Member Patti Reali-Santoro is on the Branch board, serves as secretary and has just taken on the role of Public Policy Chair. She received the Member Making a Difference Award at our annual June Dinner.
Patti grew up in Trenton, New Jersey in what was then an Italian neighborhood with her parents and three sisters, her Italian Nonna and extended family. She did ballet for 14 years and studied music and singing for about eight years and went to local Catholic schools. When it came time to extend her studies beyond high school, she chose Georgetown University in Washington, DC where she studied American Govenment and Economics and a boat load of history, English Lit and Romance languages. Her first jobs were in D.C. where she started out in journalism for the Washington Bureau of the Financial Times of London and moved on to public relations, and marketing communications for high tech companies in the communications industry. She has lived in Philadelphia, Doylestown, Jenkintown and Holland in Pennsylvania, and now she and her husband Peter call Yardley home.
Before she was married, Patti lived in Rome, Italy, where she worked for and agency of the United Nations—Food & Agriculture Organization—as an editorial consultant and writer. She speaks Italian fluently, is comfortable in French, and can get by in Spanish as well. She spoke fondly of her time living in Rome and what an interesting experience it was to live and work in a different country and culture—albeit one in which she had much familiarity having spent summers there as a child and in her teens.
Patti will be married for 28 years this coming October. She has one daughter and expects to be a grandmother next year sometime in March. The way she met her husband was fascinating. They both worked for the same cable technology company in Hatboro, PA. She was in public relations and marketing communications, while he ran the software department. She had to write an article about his technology program and they routed for opposite basketball teams during the Georgetown vs. Villanova NCAA final in 1984.
In her spare time, Patti goes to the Newtown Athletic Club for yoga and pilates, and also likes to ride her bicycle. Reading and music are also very big in her life. As to favorite books, Jane Austen and the Brontes are high on her list, and blues and jazz music as well as rock are always on her playlists. She attends concerts as frequently as the budget will allow. Patti enjoys a mix of subjects: history, fiction, mysteries, John LeCarré and Daniel Silva. Patti loves Italian cooking—her family in Italy was in various aspects of the food business and her grandmother was a world-class cook. She loves cooking Italian food for large groups.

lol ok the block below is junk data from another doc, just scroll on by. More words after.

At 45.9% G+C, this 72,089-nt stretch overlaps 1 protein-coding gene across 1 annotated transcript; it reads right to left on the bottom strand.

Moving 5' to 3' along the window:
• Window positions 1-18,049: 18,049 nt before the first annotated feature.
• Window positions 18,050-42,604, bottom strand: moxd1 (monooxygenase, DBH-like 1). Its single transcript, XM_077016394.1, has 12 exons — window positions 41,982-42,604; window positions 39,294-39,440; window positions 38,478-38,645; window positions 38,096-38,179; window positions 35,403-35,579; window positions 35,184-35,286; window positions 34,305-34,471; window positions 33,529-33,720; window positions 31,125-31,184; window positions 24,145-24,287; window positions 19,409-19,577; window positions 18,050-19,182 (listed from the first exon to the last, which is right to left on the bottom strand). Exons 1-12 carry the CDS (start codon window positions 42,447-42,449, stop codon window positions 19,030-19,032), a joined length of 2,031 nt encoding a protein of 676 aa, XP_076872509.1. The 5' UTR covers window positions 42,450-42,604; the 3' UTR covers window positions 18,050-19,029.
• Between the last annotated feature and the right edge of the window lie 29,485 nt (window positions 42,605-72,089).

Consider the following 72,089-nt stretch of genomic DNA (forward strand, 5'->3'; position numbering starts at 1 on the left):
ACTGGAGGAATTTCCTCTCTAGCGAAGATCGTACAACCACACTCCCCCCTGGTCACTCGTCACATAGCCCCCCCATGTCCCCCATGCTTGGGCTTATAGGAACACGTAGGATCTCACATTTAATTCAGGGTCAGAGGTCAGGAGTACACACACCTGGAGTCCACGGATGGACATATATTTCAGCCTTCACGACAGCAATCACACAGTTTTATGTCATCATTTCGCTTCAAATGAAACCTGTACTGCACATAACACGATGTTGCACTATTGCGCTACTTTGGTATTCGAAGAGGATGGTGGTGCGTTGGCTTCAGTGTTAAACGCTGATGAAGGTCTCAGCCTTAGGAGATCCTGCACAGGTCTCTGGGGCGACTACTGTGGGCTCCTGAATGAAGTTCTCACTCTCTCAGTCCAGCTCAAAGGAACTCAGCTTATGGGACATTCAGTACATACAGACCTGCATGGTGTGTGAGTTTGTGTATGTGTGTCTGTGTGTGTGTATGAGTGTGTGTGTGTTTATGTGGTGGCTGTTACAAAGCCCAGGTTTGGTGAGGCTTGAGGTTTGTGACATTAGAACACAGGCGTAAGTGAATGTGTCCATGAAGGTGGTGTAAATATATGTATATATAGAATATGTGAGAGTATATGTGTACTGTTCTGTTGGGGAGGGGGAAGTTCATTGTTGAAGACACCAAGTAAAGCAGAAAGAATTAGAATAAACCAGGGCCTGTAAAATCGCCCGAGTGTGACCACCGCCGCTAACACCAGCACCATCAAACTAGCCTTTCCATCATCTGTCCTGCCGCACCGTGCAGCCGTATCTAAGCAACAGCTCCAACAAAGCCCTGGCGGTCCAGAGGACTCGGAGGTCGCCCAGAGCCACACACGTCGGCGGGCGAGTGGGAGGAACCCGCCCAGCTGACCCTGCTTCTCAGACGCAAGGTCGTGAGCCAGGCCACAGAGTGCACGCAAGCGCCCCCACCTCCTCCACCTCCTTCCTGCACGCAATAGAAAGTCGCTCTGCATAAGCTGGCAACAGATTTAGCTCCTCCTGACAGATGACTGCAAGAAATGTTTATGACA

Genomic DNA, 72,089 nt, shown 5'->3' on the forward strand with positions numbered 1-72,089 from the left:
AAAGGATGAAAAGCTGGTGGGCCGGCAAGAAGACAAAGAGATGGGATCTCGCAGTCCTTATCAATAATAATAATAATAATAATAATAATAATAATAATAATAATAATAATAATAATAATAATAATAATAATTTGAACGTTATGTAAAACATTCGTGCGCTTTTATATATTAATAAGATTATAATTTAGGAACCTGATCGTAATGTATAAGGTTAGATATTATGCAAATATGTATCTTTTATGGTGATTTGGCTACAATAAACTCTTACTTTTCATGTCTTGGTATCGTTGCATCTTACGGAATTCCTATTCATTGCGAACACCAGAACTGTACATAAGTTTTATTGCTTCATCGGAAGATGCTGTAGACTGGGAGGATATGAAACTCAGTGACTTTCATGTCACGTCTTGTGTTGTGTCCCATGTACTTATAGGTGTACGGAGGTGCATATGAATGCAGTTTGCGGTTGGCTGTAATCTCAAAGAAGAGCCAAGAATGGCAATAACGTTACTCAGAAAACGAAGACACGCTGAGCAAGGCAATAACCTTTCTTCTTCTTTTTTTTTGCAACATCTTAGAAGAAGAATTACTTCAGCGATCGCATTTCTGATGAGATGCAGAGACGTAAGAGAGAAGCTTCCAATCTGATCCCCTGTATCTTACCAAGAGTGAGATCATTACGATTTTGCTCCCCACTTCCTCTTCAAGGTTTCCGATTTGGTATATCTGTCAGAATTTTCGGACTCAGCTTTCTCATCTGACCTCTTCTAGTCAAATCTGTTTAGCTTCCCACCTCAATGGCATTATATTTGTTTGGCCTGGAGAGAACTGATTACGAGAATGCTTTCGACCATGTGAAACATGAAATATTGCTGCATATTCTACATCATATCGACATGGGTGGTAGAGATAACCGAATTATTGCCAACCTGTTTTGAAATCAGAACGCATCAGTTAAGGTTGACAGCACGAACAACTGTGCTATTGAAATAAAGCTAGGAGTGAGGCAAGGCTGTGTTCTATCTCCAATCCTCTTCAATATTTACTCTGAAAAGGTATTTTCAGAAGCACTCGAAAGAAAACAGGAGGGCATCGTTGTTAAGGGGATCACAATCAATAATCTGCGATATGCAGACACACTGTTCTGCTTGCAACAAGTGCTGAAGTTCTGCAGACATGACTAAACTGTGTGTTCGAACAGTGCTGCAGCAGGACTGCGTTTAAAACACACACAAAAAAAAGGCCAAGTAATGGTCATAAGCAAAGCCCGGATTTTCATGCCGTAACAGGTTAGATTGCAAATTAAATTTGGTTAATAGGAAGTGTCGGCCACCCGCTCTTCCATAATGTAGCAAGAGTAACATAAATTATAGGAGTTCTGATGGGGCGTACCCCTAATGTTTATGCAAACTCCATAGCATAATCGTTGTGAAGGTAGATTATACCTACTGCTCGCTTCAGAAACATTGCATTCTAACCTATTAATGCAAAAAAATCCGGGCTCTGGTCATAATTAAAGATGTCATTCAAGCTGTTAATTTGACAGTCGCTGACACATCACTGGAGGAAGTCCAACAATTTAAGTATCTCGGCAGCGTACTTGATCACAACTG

She has a varied background and long history in a number of different professional positions. She was in journalism for six years. She was a researcher and staff writer for the Financial Times. She held press credentials for the Washington Press Corp and was a frequent attendee to the White House press room, Congressional hearings and State Department briefings. (She met Karl Rove at the 19980 presidential nominating convention when she covered the Young Republicans.)
What attracted Patti to AAUW? She very much values AAUW’s dedication to supporting women’s educational, ecomomic and health issues and overall goals for advancement of equity in many areas of life. Fran Strickberger was instrumental in introducing her to our organization. It was Fran’s husband, Hal who had seen Patti’s husband’s advertisement for computer support that brought the two couples together and subsequently they became good friends.
Patti is dedicated to learning new things, keeping up with politics and world events, keeping up with technology developments and practicing her Italian. She describes herself as a very quiet and introverted child and not naturally social, but her selection of a career in journalism and PR was a way for her to be more outgoing by asking people to talk about themselves and various topics, which helped her to be more comfortable in many difference social settings. She is happy at home, reading a book and listening to music, but just as willing to attend events and meetings with people she doesn’t know so well. As a result, she now describes herself as an “ambivert”, someone who can be extroverted and introverted at different times, depending on the circumstances.
What makes Patti happy? She loves to bring people together to share food and music and good times and to experiment with trying new recipes. She shared a very poignant story of cooking a big Thanksgiving dinner for family members and how the chicken soup she made was so perfectly reminiscent of her grandmother’s recipe that everyone just paused, sighed and remarked it was just like “Nonni’s cooking.” Needless to say, she misses her grandmother dearly. People who are ill and suffering with cancer makes her very sad.
One of her biggest pet peeves is bad grammar and usage. Right on, Patti!
How does Patti describe herself? She likes to think of herself as “no nonsense person who kicks butt when necessary” but she is really a softy at heart and very generous and loyal person, so kind of like chocolate-covered cherries—hard and crunchy on the outside and soft and tasty on the inside.
Patti has known pain and suffering. She has had a bone marrow transplant (because of leukemia), and she is a breast cancer survivor. The bone marrow transplant was “life defining.” Her fervent wish is universal healthcare for all. Her deepest and strongest wish is for the eradication of cancer. Patti knows firsthand of what she speaks.